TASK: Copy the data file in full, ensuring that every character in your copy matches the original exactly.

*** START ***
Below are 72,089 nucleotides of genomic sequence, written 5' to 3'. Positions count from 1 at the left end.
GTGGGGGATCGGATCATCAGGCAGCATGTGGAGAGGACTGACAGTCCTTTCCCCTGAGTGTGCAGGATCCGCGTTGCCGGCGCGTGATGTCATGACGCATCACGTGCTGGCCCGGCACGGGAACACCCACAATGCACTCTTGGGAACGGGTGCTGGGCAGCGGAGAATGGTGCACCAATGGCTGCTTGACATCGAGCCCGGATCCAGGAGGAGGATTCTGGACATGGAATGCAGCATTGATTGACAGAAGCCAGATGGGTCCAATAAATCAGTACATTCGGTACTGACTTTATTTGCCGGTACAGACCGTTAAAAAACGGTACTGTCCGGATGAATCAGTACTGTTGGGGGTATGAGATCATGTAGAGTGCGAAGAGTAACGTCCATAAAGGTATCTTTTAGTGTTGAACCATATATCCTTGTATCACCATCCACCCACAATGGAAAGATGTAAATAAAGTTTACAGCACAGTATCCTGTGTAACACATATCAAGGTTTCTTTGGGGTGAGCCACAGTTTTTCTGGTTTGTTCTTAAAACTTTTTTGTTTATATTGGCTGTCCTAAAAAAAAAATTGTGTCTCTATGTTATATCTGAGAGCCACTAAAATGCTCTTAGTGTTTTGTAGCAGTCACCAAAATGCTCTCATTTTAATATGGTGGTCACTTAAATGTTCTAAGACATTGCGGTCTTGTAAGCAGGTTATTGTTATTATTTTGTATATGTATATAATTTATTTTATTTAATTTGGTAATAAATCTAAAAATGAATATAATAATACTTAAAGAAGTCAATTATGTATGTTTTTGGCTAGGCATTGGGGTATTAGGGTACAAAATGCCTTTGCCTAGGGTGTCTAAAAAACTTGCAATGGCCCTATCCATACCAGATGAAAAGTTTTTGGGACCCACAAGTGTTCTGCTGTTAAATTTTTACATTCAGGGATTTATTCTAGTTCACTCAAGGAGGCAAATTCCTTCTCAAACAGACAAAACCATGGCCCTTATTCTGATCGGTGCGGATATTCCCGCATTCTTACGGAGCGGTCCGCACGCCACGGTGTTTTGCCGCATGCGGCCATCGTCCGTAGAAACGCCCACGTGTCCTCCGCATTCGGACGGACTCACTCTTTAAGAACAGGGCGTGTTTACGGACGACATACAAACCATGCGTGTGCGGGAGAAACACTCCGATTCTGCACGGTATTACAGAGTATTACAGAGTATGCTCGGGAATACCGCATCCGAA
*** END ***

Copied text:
Below are 72,089 nucleotides of genomic sequence, written 5' to 3'. Positions count from 1 at the left end.
GTGGGGGATCGGATCATCAGGCAGCATGTGGAGAGGACTGACAGTCCTTTCCCCTGAGTGTGCAGGATCCGCGTTGCCGGCGCGTGATGTCATGACGCATCACGTGCTGGCCCGGCACGGGAACACCCACAATGCACTCTTGGGAACGGGTGCTGGGCAGCGGAGAATGGTGCACCAATGGCTGCTTGACATCGAGCCCGGATCCAGGAGGAGGATTCTGGACATGGAATGCAGCATTGATTGACAGAAGCCAGATGGGTCCAATAAATCAGTACATTCGGTACTGACTTTATTTGCCGGTACAGACCGTTAAAAAACGGTACTGTCCGGATGAATCAGTACTGTTGGGGGTATGAGATCATGTAGAGTGCGAAGAGTAACGTCCATAAAGGTATCTTTTAGTGTTGAACCATATATCCTTGTATCACCATCCACCCACAATGGAAAGATGTAAATAAAGTTTACAGCACAGTATCCTGTGTAACACATATCAAGGTTTCTTTGGGGTGAGCCACAGTTTTTCTGGTTTGTTCTTAAAACTTTTTTGTTTATATTGGCTGTCCTAAAAAAAAAATTGTGTCTCTATGTTATATCTGAGAGCCACTAAAATGCTCTTAGTGTTTTGTAGCAGTCACCAAAATGCTCTCATTTTAATATGGTGGTCACTTAAATGTTCTAAGACATTGCGGTCTTGTAAGCAGGTTATTGTTATTATTTTGTATATGTATATAATTTATTTTATTTAATTTGGTAATAAATCTAAAAATGAATATAATAATACTTAAAGAAGTCAATTATGTATGTTTTTGGCTAGGCATTGGGGTATTAGGGTACAAAATGCCTTTGCCTAGGGTGTCTAAAAAACTTGCAATGGCCCTATCCATACCAGATGAAAAGTTTTTGGGACCCACAAGTGTTCTGCTGTTAAATTTTTACATTCAGGGATTTATTCTAGTTCACTCAAGGAGGCAAATTCCTTCTCAAACAGACAAAACCATGGCCCTTATTCTGATCGGTGCGGATATTCCCGCATTCTTACGGAGCGGTCCGCACGCCACGGTGTTTTGCCGCATGCGGCCATCGTCCGTAGAAACGCCCACGTGTCCTCCGCATTCGGACGGACTCACTCTTTAAGAACAGGGCGTGTTTACGGACGACATACAAACCATGCGTGTGCGGGAGAAACACTCCGATTCTGCACGGTATTACAGAGTATTACAGAGTATGCTCGGGAATACCGCATCCGAA